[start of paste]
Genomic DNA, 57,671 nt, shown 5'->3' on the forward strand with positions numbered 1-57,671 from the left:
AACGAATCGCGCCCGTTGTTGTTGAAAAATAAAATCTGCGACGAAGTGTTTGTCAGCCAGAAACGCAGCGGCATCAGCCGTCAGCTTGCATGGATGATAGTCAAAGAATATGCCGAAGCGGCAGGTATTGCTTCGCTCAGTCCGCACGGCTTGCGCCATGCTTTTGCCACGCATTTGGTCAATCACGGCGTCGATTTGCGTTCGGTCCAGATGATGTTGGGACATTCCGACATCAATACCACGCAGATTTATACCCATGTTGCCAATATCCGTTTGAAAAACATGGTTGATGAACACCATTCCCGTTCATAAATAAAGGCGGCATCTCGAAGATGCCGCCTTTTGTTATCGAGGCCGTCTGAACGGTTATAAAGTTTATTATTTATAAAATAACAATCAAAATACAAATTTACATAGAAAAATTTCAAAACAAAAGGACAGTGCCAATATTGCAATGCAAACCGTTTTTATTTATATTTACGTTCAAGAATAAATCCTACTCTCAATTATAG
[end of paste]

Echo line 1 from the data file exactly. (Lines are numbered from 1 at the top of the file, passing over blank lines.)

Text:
Genomic DNA, 57,671 nt, shown 5'->3' on the forward strand with positions numbered 1-57,671 from the left: